Prioritize national security in immigration debate

(Centennial Fellow) Roger Kimball’s exceptional new book, The Fortunes of Permanence, touches on many important topics concerning culture, education, society, and our intellectual inheritance, centering heavily on the concept of cultural relativism. It includes a chapter entitled: “Institutionalizing Our Demise: America vs. Multiculturalism,” and I thought while reading of how well that applied to many of our current immigration contentions.

Immigration reform is, once again, front and center on the nation’s public consciousness. And, once again, the debate seems to skirt the most important questions posed by immigration. For years, American immigration policy has been more about more emotional, tertiary concerns, than the pressing ones; namely how much immigration does the society need, how much can the existing culture handle, and what are the security implications for the nation?

Unfortunately, whatever else it may or may not offer, the Senate’s latest attempt hardly even grazes these questions. The Executive Branch will prove no help – the appetite among the current White House for cultural leveling prohibits any examination of the first two questions, and the current administration can hardly be counted on to apply a national security focus to the immigration issue – it cannot even seem to apply a national security focus to international events involving weapons, allies, and strategic threats, for Heaven’s sake. Remember President Obama’s “Red Line” vis a vis Syria’s use of chemical weapons? Well, the line was blithely pranced across, and now what?

It would seem incredible that the administration would have proceeded with that bit of diplomatic tough-talk without considering for a moment that such an eventuality could occur, and that some response might be demanded by the world power issuing the ultimatum; but such foreign policy blunders are so de rigueur for the Obama White House that one now expects them in much the same manner as one expects the proverbial crazy relative to say something inappropriately embarrassing at a family gathering – you hope furtively for the best, but know in your heart of hearts that the awkward moment is inevitable. The problem of course, in terms of foreign policy, is that everyone else knows it too… including Assad, which is why he displayed little hesitancy in the face of what recent evidence suggested was an empty American warning.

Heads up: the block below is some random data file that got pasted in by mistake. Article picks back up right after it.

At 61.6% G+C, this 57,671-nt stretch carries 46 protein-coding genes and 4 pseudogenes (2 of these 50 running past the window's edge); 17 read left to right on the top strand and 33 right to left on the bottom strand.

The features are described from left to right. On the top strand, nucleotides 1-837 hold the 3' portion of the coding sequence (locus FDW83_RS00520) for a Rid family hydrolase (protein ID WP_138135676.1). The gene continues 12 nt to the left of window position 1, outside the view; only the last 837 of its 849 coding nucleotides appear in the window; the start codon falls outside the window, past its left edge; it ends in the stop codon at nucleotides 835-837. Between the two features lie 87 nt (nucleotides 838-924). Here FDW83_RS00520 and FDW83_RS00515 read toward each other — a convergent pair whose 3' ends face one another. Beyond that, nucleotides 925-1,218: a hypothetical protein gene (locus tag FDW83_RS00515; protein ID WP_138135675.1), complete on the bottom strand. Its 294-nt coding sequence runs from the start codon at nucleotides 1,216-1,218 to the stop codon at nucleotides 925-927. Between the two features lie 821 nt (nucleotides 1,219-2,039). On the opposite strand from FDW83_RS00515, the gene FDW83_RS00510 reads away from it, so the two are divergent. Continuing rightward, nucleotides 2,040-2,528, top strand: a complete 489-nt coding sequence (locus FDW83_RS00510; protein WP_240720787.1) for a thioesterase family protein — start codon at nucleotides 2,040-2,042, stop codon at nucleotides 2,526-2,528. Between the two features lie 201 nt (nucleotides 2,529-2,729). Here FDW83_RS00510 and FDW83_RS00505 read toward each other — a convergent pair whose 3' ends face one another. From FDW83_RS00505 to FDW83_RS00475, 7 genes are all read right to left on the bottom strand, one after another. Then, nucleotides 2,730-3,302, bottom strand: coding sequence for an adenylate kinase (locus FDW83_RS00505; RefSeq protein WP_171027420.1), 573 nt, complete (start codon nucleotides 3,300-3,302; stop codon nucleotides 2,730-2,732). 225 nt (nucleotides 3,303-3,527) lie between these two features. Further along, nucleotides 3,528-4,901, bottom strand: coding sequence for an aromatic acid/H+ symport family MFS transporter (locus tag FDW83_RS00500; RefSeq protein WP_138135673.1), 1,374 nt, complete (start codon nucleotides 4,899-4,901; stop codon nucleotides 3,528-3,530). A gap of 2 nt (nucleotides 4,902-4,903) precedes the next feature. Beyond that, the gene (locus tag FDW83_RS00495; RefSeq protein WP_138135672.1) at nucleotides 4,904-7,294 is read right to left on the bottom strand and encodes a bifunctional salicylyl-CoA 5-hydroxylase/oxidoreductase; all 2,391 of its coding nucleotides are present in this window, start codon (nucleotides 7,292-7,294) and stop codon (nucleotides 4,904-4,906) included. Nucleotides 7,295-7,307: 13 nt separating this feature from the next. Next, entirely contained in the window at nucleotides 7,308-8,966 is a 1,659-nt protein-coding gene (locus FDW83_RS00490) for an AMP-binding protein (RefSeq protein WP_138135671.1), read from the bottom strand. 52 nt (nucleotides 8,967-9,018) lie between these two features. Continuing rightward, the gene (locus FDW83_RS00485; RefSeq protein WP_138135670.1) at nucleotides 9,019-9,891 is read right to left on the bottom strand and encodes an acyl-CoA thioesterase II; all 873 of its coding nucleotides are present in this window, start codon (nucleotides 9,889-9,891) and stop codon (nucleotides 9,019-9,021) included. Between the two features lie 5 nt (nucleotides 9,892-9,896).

But circling back to immigration – if the administration cannot bring itself to develop a workable policy to deal with threats in the foreign arena, it is not about to incorporate one in an immigration arena where the application of such concerns would soon be assailed by a withering barrage of accusations of xenophobia or racism.

So what criteria ARE referred to in the crystallization of an immigration policy? Despite certain verbiage designed to convince otherwise, the driving force behind immigration reform would appear to be a fanatical desire to not appear in any way (a) xenophobic, or (B) unwelcoming of any immigration. This application of radical equality, aversion to national identity, and multiculturalist fantasy to the immigration question has resulted in a system that places greater concern on avoiding offense to the sensibilities of any detectable cultural group (including 20-something-year-old Muslim males from corners of the world renowned mostly for incubating fundamentalist tendencies) than on avoiding the importation of carnage.

The question admittedly remains of what to do with the nearly 2 million illegals already in the county – resources simply do not exist to incarcerate them all, nor to track each one down and send them back to whence they came. It is a question complicated, of course, by the commercial element; the continuing reliance on cheaper immigrant labor by a significant number of industries and Democratic Congresspeople. The current effort makes a nod to attracting and retaining certain highly skilled individuals and entrepreneurs, but let’s face it, immigration reform debate is not centering on the legal disposition of a few thousand doctors, engineers, and university graduates. Meeting the market demand for certain classes of labor ought not, however, to be intrinsically at odds with ensuring that that the system permitting entry of those laborers does not also permit the entry of people intent on placing explosives in populated areas.

The question of immigration reform is an undoubtedly touchy one, but surely we can agree that its resolution should not preempt legitimate national security concerns, nor accept that being a welcoming society includes the path to citizenship being strewn with homemade bombs.

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